Traditional IRA

A Traditional IRA account is similar to a Roth IRA account in how much you can contribute each year. The biggest difference with the Traditional IRA account is that the account is a tax-deferred account. This means that the money you contribute each calendar year can be used as a tax break on your overall income for that year. The catch is that when you then withdraw your money in retirement from your Traditional IRA the government will tax you on those withdraws. The IRS treats your Traditional IRA withdraws or distributions as regular income. The Traditional IRA then may pose advantageous to someone, probably a lot of self-employed, independent contractor people out there who are expecting to owe the government some money come tax time. This is the main advantage of the Traditional IRA as seen by people looking to lower their taxable income by making contributions to this type of retirement account. Below is a link to a table that compares the Traditional IRA to a Roth IRA and explains Traditional IRA’s in more detail.


SEP IRA stands for Simplified Employee Pension Individual Retirement Arrangement. The SEP IRA functions just like the Traditional IRA in the sense that it is a tax-deferred account. The SEP IRA is a good type of retirement account to look into if you are a small business owner looking to establish a retirement account for yourself and your employees. Even if you are a business owner that doesn’t have any employees you can still set up a SEP IRA and contribute to it.

For example, I own another small business outside of Bullseye Media, where I operate as a sole-proprietor with no employees. I am my own employer and employee, so I am eligible to open up a SEP IRA on my own behalf and contribute money to myself, from myself. It is a beautiful thing.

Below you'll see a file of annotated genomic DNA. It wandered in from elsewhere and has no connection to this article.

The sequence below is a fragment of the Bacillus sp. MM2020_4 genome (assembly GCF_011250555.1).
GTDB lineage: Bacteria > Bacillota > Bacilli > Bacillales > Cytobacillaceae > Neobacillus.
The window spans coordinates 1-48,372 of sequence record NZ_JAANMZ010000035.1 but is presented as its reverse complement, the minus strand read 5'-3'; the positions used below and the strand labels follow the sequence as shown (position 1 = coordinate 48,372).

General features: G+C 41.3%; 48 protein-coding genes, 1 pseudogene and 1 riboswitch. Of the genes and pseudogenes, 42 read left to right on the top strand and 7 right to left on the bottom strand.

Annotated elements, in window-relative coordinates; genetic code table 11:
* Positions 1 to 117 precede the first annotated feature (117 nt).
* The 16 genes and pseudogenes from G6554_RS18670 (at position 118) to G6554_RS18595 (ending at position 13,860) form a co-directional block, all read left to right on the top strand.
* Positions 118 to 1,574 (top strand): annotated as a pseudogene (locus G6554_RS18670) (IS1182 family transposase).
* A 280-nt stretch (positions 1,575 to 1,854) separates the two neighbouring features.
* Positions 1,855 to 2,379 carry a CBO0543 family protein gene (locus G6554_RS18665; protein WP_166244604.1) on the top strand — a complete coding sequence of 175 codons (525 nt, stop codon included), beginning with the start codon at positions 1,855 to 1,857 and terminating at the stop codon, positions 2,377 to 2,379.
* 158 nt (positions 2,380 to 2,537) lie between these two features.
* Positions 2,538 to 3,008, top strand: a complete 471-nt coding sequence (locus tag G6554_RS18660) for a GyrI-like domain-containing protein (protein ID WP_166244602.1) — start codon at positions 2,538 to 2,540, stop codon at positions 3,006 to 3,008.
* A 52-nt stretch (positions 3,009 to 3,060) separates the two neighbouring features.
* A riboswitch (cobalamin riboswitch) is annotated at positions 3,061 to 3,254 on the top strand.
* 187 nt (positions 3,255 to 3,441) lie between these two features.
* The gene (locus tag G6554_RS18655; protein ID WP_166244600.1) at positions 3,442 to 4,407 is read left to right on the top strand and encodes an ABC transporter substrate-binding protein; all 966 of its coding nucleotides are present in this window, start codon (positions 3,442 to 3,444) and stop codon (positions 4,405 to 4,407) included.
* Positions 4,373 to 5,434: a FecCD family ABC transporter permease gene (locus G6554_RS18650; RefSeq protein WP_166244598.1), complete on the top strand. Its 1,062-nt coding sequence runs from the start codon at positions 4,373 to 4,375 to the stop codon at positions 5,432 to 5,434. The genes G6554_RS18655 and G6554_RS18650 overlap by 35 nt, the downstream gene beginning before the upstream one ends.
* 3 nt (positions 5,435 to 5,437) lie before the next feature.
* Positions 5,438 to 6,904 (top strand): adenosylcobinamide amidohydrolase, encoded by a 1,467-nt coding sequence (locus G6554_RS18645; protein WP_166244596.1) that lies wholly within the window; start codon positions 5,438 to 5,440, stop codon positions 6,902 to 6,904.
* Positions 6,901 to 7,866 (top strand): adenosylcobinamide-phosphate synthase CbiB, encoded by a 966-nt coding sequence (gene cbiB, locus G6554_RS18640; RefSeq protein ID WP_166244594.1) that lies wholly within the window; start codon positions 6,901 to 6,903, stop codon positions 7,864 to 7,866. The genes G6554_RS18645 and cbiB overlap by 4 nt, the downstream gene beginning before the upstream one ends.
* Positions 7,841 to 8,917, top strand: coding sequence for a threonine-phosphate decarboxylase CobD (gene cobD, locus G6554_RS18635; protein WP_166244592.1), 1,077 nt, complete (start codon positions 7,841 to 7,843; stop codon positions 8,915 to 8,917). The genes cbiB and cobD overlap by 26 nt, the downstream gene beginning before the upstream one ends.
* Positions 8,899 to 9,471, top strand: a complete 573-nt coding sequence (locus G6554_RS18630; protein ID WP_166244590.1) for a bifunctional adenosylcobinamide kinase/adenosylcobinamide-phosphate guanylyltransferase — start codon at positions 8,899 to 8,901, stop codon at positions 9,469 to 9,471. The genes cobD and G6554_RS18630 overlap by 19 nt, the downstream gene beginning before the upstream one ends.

So to quickly recap, all SEP contributions are made by the employer. Their employees can contribute to personal IRA accounts. So, if you are your own employer and employee you can contribute to a Roth IRA and SEP IRA if you want to.  According to Vangaurd’s website, the maximum contribution can’t exceed the lesser of:

  • 25% of the employee’s total compensation (25% of your own self-employment income) Or
  • $52,000 for the 2014 tax year or $53,000 for the 2015 tax year.

SEP contributions are deductible as a business expense and you do not have to contribute every year. The money you contribute is tax-deferred, it is taxed at a later time when you start withdrawing your contributions in retirement. To learn more about SEP IRAs and how they can help you, check out some some of the links below.

Simple IRA

The Simple IRA is good for the small business owner that is looking to share the responsibility of contributing to a retirement account with their employees. Simple IRA stands for Savings Incentive Match PLan for Employees. The Simple IRA is beneficial to set up as the first retirement account that you, the small business owner, offers to your employees. Usually the plan is easy to set up and administrator and the start up costs are usually lower. Both you the business owner and the employees of the business both contribute money to the account.